500 Years of Natural History in Paintings
Biodiversity Heritage Library, an international association of various museums, has opened one of the largest illustrated compilations in the world for free, publishing more than 150 thousand scientific artworks to the public.
BHL started out in 2006, and now possesses a large number of museums including ones focusing on natural history, botany and scientific research. Most of these museums strive to gather information on collective biodiversity in a single, easily accessible place in or to serve for a better understanding of the rapidly changing ecosystems and global crises such as climate change. The library provides open access to approximately 57 million pages, compiled as hundreds of thousands of volumes of resources dating back to the 15th-21st centuries. It also seeks to provide copyrighted materials under the “creative commons” license.
The scientific accuracy of some of the illustrations is debatable, as they are very old. However, it is still a unique source of visual materials, covering a multitude of subjects, creatures, and objects -from fruit gardens in Belgium to paleontological bone collections. It definitely provides insight to an extremely wide range of creatures and their relationships with each other on the planet, through the eyes of scientists who lived in ages where they never had the opportunity to experience even the most basic photographic technologies.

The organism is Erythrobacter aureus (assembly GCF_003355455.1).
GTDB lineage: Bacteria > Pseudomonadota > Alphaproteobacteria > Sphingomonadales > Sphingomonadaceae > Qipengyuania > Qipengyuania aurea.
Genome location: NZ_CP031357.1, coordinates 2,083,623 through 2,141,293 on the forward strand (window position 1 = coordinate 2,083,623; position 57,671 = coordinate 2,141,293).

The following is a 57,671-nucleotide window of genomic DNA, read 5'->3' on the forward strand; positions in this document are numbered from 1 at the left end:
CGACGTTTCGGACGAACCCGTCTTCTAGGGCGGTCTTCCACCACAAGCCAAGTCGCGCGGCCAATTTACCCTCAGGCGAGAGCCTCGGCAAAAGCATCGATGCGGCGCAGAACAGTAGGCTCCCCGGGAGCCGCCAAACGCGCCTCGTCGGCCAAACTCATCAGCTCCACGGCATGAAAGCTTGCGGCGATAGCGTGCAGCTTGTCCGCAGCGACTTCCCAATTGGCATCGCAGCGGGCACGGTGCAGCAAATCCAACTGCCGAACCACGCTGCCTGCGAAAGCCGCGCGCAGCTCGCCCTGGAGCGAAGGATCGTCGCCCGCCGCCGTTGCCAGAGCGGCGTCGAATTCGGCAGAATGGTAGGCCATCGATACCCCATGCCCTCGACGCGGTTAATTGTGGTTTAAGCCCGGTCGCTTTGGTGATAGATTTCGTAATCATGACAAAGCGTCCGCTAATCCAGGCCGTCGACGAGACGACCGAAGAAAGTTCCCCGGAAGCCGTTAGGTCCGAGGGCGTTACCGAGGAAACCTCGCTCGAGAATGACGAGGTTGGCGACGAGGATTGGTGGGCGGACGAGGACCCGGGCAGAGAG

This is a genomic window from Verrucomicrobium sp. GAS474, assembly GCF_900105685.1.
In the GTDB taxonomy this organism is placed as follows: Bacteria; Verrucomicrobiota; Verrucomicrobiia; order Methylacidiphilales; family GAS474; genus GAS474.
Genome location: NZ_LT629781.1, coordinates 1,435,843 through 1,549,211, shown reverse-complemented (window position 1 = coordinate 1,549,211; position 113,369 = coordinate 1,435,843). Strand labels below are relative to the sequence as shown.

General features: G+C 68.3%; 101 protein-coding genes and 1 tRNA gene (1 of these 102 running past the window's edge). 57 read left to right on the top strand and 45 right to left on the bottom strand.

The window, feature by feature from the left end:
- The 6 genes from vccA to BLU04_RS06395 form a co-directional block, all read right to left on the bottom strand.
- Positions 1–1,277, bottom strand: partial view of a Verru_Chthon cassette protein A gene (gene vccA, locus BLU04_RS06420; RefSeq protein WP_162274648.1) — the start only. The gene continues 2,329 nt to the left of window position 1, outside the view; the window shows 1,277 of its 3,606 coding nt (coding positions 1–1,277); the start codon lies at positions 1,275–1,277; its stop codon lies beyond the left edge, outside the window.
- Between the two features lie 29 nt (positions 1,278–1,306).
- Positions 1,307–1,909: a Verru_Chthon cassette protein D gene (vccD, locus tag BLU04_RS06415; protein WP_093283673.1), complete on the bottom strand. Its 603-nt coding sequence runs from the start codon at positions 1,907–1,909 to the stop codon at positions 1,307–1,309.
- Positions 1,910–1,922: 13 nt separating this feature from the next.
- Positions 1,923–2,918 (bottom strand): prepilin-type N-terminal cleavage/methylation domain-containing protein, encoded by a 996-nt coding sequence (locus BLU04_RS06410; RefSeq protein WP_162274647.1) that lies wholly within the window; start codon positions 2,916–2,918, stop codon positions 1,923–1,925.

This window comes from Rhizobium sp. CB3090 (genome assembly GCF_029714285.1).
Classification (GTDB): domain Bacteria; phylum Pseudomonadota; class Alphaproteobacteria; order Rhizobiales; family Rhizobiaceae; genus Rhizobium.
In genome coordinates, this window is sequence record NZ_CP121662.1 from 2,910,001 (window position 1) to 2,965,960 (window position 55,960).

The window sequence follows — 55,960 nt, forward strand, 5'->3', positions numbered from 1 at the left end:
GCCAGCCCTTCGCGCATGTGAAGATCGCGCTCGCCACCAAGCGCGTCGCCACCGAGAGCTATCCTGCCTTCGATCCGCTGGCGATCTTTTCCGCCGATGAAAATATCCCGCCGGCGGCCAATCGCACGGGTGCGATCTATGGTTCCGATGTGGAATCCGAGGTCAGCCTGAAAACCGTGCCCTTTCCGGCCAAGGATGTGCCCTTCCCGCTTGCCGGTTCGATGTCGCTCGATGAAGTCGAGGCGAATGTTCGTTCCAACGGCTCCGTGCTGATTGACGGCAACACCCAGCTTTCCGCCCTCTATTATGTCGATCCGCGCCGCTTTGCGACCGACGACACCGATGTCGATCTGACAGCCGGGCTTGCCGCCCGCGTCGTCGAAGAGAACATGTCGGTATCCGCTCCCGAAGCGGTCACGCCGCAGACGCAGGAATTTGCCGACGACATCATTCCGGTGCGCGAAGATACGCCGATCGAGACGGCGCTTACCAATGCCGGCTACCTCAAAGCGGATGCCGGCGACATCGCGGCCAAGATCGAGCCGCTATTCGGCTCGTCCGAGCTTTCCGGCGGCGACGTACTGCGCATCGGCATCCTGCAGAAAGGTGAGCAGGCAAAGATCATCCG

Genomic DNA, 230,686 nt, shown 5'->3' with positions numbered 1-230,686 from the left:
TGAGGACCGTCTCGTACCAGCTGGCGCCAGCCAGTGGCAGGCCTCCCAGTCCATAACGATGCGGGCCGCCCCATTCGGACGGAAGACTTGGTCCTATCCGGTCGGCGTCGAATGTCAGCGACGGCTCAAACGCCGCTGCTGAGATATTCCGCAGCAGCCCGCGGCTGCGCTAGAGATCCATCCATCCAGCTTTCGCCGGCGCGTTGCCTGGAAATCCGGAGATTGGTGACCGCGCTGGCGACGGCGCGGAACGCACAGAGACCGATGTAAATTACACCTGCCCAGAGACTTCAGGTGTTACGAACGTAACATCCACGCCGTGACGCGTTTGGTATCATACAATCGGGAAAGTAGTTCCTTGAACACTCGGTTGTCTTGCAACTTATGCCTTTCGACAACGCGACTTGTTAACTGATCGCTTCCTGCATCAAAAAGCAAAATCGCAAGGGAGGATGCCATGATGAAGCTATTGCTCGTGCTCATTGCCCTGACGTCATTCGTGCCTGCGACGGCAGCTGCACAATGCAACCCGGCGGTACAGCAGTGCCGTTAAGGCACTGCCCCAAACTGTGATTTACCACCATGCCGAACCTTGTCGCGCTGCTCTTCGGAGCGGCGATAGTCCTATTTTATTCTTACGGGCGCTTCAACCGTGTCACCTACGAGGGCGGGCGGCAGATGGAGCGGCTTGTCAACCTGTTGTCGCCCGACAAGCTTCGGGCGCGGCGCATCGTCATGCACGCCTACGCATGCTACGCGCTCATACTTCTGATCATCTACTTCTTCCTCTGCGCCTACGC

Despite all the technologies, databases and ongoing scientific studies at our day and age, we still do not know the exact number of species living on Earth. Estimates ranging from approximately 5.3 million to 1 billion pretty much reveal the level of uncertainty on the issue. It is impossible to count the creatures individually as many live under conditions that are beyond human reach (such as the seabed), and some live “in” other creatures. Some, on the other hand, are very small and invisible to the naked eye, so we are not even aware of their existence.
Over time, scientists engaged in various attempts to figure out the number of species living in the world; and by using different methods, they all suggested different figures. The majority of these cannot go beyond being general predictions made by looking at certain patterns of biodiversity, and they usually disregard microorganisms like the bacteria -because the only way to correctly identify these species is by DNA sequencing.
Many people in the history of science, such as Carl von Linné, the founder of modern taxonomy, dedicated themselves to documenting and classifying life on Earth. Although approximately 1,250,000 species have been identified and recorded in databases over the past 250 years, the total number of species is still unknown. Some estimates merely remind us of our tiny place in a huge universe, suggesting numbers that exceed the total number of stars in the Milky Way.
- 1. https://www.atlasobscura.com/articles/see-an-online-librarys-artful-illustrations-of-the-natural-world?utm_source=Atlas+Obscura+Daily+Newsletter&utm_campaign=f5bcccd5ec-EMAIL_CAMPAIGN_2020_02_21&utm_medium=email&utm_term=0_f36db9c480-f5bcccd5ec-69884689&mc_cid=f5bcccd5ec&mc_eid=8a03e582e7
- 2. https://www.biodiversitylibrary.org/
- 3. https://www.sciencedaily.com/releases/2011/08/110823180459.htm